On Fri, Apr 21, 2017 at 05:59:12AM -0400, Robert Moskowitz wrote:
> I was looking at the man for chronyd, and saw that the man for 2.1.1 says it
> uses the drift file:
>               If  chronyd doesn't support the RTC on your computer or there
> is
>               no RTC installed, the system clock will be set with this
> option
>               forward  to  the time of the last modification of the drift
> file
>               (specified by the driftfile directive)  to  restore the
> system
>               time at which chronyd was previously stopped.

You are right. The difference between 2.1.1 and 2.2 actually is that
2.1.1 uses the driftfile only when the RTC is missing. If there is an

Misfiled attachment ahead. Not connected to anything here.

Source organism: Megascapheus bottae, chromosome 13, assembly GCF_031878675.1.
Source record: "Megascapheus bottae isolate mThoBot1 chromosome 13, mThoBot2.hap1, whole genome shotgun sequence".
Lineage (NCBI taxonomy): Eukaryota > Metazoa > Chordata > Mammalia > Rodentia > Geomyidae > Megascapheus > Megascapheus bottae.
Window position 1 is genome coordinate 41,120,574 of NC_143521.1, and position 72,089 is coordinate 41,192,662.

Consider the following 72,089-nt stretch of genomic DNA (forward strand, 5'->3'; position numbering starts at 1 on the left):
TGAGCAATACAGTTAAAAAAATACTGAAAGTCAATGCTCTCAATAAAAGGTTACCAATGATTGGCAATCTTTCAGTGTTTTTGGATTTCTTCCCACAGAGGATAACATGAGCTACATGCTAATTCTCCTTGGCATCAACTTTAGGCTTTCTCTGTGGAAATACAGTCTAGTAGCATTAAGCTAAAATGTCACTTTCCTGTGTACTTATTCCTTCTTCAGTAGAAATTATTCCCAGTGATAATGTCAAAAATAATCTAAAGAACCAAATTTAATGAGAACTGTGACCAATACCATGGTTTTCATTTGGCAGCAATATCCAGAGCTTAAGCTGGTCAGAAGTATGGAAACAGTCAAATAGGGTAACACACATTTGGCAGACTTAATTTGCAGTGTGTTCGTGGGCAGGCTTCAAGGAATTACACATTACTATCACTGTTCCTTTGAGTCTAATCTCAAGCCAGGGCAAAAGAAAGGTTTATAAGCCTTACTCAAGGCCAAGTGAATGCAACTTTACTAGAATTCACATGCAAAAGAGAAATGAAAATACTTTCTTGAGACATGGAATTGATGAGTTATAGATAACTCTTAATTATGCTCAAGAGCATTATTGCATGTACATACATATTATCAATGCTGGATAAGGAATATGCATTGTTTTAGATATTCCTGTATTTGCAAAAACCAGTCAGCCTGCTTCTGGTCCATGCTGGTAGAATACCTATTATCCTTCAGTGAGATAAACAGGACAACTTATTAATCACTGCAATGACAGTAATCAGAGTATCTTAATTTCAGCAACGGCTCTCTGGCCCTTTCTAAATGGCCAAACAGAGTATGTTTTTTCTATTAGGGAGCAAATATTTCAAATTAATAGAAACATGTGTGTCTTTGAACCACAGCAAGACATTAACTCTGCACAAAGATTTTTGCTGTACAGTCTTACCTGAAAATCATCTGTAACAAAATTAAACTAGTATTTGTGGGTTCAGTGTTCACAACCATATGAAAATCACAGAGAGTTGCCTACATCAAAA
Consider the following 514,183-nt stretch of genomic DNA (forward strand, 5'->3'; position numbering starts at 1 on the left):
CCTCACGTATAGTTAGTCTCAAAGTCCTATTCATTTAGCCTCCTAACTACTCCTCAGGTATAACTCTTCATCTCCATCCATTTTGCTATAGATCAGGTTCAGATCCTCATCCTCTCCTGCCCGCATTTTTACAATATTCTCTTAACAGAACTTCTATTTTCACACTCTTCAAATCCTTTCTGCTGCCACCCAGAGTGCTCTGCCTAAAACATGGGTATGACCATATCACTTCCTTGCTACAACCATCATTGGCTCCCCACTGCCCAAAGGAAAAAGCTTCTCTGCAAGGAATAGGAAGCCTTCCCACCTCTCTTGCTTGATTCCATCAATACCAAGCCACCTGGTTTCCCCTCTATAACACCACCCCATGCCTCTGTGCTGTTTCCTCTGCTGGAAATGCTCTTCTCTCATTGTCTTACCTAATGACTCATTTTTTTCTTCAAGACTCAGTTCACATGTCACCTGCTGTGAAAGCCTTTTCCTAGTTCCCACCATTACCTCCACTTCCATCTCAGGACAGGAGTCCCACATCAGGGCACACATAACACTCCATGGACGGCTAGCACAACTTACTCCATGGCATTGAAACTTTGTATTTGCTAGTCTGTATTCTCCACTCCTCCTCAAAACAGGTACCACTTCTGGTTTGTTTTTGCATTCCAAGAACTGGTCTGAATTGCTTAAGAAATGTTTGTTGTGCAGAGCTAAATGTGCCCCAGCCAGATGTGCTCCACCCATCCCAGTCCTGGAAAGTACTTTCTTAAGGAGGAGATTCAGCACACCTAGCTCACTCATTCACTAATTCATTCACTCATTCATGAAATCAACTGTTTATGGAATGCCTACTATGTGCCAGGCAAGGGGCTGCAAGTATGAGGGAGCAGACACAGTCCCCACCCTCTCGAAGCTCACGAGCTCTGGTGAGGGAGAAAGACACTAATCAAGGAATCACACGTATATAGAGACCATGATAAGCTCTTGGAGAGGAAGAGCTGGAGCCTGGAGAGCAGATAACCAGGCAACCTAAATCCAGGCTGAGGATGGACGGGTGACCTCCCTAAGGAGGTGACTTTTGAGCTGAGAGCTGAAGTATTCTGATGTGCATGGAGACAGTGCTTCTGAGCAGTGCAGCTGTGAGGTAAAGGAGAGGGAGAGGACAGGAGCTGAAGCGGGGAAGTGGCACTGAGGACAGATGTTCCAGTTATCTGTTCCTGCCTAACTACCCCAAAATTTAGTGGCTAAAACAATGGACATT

RTC, but it is in the past (e.g. it has no battery to keep the time
when the system was powered off), the driftfile will not be used to
restore the system time.

However, you could force chronyd to ignore the RTC by setting
rtcdevice to a nonexistent device and always use the driftfile, e.g.

rtcdevice /dev/doesnotexist

> What does the rtcsync in chronyd.conf do?

It tells the kernel to periodically set the RTC to the system time.
With no battery, that would probably be useful only for reboots.

Miroslav Lichvar

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